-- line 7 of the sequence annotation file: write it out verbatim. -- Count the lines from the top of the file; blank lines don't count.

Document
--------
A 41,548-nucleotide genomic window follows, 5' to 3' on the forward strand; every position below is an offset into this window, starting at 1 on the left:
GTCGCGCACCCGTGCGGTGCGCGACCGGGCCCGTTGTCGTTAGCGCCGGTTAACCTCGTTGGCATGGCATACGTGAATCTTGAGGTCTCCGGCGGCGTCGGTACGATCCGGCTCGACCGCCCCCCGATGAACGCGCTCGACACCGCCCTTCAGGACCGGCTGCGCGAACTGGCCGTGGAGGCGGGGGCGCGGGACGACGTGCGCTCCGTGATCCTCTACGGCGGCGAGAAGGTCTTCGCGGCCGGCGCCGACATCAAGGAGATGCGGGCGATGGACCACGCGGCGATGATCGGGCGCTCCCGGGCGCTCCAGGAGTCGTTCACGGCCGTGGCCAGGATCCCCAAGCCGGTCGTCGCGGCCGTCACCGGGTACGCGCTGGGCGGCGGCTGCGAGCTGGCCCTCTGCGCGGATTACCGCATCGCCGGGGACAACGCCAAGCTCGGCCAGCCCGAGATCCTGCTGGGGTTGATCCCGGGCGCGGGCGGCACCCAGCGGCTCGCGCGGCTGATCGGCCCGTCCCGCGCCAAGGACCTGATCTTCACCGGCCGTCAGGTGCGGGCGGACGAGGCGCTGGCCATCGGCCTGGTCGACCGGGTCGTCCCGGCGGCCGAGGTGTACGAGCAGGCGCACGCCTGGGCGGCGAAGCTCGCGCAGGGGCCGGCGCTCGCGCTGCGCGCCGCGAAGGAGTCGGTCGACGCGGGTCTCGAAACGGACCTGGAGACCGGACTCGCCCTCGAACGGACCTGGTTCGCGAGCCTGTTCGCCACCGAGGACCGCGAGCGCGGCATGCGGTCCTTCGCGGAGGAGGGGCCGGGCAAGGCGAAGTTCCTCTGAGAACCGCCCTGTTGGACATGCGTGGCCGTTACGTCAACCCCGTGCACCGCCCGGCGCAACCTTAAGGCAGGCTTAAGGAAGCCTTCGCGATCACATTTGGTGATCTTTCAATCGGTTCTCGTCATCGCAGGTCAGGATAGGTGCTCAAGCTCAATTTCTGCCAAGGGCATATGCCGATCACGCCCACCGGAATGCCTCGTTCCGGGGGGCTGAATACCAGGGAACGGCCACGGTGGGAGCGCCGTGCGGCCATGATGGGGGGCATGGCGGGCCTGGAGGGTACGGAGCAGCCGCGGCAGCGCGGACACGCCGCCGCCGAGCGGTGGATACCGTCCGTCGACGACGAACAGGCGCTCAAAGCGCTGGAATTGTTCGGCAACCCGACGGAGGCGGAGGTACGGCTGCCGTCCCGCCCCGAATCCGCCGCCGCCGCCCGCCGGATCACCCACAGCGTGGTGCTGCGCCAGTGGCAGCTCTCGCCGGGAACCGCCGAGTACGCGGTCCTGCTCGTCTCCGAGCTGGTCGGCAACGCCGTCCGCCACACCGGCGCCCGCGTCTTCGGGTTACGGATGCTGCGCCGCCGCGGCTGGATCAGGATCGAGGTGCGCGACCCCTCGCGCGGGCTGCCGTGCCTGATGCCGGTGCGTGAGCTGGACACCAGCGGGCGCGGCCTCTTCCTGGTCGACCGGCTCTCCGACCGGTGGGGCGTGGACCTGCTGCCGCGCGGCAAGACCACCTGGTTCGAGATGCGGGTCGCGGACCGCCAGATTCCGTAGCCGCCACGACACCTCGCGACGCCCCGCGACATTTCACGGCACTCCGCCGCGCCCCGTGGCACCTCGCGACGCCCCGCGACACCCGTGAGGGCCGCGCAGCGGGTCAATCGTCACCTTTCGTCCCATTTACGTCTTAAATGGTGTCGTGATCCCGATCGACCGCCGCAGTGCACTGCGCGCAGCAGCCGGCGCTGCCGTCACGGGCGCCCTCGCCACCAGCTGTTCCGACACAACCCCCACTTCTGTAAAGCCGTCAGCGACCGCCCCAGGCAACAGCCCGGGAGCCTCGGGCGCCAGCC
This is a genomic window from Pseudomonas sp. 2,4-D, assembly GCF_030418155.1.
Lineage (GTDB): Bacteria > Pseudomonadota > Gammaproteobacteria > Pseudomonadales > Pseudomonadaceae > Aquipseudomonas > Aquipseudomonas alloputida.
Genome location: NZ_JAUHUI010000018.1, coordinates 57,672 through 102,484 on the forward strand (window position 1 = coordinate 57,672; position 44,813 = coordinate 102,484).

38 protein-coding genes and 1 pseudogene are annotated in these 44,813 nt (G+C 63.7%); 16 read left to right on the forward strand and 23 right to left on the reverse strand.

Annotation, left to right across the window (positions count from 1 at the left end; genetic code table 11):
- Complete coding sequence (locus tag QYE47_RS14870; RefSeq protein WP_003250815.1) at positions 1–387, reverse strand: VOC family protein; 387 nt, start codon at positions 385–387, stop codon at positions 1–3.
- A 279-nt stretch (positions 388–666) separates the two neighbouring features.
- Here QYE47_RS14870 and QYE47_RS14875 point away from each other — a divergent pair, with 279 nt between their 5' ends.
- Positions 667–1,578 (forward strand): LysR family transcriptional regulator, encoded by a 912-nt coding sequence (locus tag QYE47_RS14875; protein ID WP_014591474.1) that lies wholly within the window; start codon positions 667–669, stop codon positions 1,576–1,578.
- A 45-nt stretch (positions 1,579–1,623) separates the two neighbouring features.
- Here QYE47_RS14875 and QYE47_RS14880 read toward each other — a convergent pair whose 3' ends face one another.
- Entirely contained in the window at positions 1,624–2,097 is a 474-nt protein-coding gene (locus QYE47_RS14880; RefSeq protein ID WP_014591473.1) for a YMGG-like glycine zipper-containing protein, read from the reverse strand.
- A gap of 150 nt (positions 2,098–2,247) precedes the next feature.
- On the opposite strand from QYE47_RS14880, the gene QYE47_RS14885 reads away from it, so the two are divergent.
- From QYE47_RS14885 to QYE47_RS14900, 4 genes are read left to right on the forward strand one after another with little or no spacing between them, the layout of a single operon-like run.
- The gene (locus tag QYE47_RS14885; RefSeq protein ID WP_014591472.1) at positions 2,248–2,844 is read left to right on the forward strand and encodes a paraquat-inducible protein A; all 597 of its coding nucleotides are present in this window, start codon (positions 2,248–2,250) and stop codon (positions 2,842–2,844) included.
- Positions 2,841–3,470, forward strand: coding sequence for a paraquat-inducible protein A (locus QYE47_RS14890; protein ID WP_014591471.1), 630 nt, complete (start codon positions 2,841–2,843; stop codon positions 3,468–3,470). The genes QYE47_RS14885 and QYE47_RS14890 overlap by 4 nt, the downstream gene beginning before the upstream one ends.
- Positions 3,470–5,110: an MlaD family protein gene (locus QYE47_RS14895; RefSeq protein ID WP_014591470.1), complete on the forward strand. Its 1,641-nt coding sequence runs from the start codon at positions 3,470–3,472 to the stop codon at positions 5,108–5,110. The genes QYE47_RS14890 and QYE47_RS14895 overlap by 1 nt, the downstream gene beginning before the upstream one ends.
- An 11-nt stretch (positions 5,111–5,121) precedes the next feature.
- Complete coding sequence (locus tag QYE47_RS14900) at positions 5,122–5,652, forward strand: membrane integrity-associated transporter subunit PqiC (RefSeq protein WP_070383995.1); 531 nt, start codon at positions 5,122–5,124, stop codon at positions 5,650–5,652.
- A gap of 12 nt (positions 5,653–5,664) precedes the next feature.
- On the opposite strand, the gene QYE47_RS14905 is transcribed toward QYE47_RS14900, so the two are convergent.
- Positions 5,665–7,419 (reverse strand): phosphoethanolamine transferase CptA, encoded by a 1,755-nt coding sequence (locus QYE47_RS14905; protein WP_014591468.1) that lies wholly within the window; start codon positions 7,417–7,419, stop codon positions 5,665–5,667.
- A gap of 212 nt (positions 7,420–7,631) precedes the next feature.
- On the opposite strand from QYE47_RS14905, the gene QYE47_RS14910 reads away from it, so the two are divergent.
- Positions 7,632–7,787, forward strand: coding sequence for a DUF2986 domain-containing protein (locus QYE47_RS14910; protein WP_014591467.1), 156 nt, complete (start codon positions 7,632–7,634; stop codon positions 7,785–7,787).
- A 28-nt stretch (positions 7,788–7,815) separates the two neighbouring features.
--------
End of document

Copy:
Annotation, left to right across the window (positions count from 1 at the left end; genetic code table 11):